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Old 09-16-06, 06:48 PM   #1
Klink
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Twist it back?

I was broadsided by a burly Chevy pickup. I was hoping my frame was in fine shape because only my fork at the time seemed slightly bent. Managed to get $125 from the fellow who nailed me (ironically his name is Dick) but when I swung by the bike shop much to my dismay he showed me how to spot a twist in the frame.

Looking along the TT using the HT to eyeball its alignment with the ST, you'll notice a quarter inch twist along the length of the ST. I was heart-broken.

This bike means a great deal to me. It's a 1973 61cm Peuget handed down to me by my father a year or so ago and I've gotten a good 1,000 miles plus on it. I use it to commute, do longer rides (50 to 75 miles) around the area or just provide a way to get from point A to B when under the influence. It's heavy as hell and I love it.

The components on it are quality components and are in fine shape. Need a new right crank arm, fork and possibly front derailleur. My father and I also recently stripped the frame down, cleaned and polished the components and had the frame and fork custom powdercoated. All luglining and striping was done by myself by hand.

This leaves me with 2 options:
1) Pull the plug and let the frame drift off to where all good frames go. Outfit a smaller, heavier, Motobecane (59cm) with the components from my current bike, in addition to buying replacements for the busted bits. I wouldn't be able to afford a powdercoat. The benefit? A straight and sturdy ride.

2) Take it back to the LBS and see if they can work magic on the frame. The owner walked me through how he bends frames via an outdated process. This would be $50-$100 depending on the amount of work required to achieve the end result. I can get a new fork for $30 and crank arm for $20. The downside? It wouldn't ride the same and if put under any further stress (getting hit again) would most likely buckle the tubing.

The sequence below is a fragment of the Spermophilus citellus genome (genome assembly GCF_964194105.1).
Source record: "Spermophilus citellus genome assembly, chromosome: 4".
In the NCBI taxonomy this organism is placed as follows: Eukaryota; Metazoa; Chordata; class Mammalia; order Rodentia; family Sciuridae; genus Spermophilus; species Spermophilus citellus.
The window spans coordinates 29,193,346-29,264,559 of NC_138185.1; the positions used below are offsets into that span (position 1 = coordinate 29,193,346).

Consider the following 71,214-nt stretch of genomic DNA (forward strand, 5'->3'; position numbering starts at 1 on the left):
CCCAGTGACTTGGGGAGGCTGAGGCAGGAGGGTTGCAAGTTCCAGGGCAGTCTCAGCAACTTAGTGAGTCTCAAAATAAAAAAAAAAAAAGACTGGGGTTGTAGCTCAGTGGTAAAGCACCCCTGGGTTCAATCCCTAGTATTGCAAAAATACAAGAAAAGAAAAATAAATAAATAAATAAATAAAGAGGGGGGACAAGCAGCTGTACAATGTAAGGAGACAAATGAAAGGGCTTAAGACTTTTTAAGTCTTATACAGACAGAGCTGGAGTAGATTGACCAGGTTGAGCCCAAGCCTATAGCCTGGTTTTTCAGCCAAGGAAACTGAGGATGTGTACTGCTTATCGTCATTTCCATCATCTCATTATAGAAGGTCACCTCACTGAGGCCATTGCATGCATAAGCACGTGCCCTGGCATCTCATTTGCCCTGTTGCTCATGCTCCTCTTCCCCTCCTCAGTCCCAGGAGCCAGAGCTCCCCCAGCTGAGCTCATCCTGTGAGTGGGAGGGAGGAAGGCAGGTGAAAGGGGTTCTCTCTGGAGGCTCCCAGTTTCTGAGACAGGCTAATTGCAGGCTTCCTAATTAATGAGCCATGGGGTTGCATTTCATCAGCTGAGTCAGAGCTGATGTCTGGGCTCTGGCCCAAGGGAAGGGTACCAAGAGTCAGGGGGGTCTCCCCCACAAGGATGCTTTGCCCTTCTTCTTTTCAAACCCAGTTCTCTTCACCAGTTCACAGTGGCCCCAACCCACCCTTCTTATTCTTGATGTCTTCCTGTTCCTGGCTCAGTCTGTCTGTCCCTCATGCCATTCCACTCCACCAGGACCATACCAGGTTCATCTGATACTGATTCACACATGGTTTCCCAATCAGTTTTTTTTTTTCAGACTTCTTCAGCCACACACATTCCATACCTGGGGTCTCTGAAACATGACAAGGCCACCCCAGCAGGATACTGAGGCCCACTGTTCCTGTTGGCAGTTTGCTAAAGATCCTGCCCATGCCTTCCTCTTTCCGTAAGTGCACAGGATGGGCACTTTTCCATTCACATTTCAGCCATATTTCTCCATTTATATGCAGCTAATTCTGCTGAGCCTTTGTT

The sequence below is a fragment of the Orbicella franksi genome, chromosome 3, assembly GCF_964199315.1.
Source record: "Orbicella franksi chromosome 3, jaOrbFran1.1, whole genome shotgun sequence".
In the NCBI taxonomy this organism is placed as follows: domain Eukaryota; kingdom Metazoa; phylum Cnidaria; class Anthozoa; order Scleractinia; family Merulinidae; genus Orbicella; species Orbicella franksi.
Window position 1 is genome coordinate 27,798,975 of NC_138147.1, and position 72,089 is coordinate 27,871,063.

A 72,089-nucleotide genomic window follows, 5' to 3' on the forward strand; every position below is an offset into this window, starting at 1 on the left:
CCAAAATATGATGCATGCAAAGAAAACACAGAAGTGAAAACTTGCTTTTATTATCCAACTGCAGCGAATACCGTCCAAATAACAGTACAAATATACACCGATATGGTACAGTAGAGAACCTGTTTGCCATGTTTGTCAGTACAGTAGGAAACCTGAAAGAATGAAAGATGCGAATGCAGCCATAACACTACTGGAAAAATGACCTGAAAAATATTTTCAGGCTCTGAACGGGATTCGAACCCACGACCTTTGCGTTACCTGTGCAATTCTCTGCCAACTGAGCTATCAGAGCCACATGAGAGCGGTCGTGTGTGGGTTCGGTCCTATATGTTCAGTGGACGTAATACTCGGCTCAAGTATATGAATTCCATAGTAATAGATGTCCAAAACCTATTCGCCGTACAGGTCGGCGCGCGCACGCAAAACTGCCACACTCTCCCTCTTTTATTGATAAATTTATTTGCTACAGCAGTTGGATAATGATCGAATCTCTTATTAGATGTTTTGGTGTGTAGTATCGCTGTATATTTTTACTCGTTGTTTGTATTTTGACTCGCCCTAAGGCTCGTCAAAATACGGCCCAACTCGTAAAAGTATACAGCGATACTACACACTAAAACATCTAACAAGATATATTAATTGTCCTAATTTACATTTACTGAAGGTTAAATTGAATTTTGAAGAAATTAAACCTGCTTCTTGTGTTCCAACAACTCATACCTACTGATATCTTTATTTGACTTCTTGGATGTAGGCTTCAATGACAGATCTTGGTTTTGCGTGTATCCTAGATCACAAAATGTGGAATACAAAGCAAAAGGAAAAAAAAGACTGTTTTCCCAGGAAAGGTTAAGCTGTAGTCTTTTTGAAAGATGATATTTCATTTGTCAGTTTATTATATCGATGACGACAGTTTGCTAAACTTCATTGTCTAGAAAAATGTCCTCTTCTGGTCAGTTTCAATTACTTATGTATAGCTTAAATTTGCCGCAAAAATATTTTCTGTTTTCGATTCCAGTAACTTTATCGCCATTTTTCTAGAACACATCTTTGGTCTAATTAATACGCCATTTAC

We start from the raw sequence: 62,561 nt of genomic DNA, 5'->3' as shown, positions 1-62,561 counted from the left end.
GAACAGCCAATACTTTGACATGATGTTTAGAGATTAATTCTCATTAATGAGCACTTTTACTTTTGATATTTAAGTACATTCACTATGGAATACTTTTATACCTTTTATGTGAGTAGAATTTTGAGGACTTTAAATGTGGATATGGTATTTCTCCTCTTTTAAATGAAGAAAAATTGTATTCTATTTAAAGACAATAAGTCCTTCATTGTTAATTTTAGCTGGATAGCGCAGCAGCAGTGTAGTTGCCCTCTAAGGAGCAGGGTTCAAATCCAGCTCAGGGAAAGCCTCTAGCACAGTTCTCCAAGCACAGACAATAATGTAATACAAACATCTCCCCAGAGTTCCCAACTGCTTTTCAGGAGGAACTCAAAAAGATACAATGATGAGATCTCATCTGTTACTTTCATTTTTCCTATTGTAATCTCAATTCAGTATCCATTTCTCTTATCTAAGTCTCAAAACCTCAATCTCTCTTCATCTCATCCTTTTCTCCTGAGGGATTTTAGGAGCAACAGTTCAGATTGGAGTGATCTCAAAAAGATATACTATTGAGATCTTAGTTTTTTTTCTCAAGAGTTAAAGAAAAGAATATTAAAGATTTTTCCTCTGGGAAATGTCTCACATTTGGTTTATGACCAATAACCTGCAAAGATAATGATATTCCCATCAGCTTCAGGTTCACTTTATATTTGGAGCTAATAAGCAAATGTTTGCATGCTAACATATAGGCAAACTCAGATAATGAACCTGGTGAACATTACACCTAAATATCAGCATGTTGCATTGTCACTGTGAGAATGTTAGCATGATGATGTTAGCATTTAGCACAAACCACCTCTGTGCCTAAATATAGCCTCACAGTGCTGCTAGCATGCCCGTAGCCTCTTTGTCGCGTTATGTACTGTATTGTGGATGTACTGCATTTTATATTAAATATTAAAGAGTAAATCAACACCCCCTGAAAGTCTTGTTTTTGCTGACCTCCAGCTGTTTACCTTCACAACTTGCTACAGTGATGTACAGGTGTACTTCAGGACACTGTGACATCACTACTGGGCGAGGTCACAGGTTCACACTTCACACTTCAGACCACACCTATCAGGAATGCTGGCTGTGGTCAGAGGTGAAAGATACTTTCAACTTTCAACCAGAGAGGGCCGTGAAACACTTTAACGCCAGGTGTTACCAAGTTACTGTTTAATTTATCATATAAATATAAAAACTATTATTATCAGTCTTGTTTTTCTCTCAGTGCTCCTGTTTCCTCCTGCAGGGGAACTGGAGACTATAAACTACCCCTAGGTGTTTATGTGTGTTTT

The LBS owner recommended the former.

Any recommendations, insight, experience, advice is greatly appreciated.
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Old 09-17-06, 07:02 AM   #2
skyrider
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Sorry about your frame post , a similar question in framebuilders forum they may have some insight. Good luck.
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Old 09-17-06, 02:59 PM   #3
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If it were me, I would measure the twist first by laying the frame on its side and then shimming the frame until a spirit level on the HT read level. Transfer the spirit level to the ST and if its off substantially, I would put a long piece of pipe in the HT and a long 2X4 into the diamond of the frame and gently bend it.

Also, check the rest of the frame alignment using Sheldon Browns string method.

If it breaks, oh well, you were going to junk it anyway, right?
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Old 09-17-06, 08:42 PM   #4
Klink
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Quote:
Originally Posted by San Rensho
If it were me, I would measure the twist first by laying the frame on its side and then shimming the frame until a spirit level on the HT read level. Transfer the spirit level to the ST and if its off substantially, I would put a long piece of pipe in the HT and a long 2X4 into the diamond of the frame and gently bend it.

Also, check the rest of the frame alignment using Sheldon Browns string method.

If it breaks, oh well, you were going to junk it anyway, right?
Thanks for the tip. I can't imagine why I hadn't thought to look it up on Sheldon Brown.

And junk it is bit of a harsh way to put it. This baby deserves a memorial hanging upon my wall. Candles and all.
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Old 09-18-06, 05:17 AM   #5
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If the frame is only tweaked out of alignment, you should be able to tweak it back. Steel is pretty forgiving. If there are any creases or wrinkles in the tubing, then you would have to replace the tube, which probably wouldn't be worth it for this bike. Like was said earlier, you have nothing to lose by trying.
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Old 09-18-06, 10:05 AM   #6
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Metal has memory. It want's to be straight again. I say you try and do it yourself, then move to option #1 if it doesn't work out.
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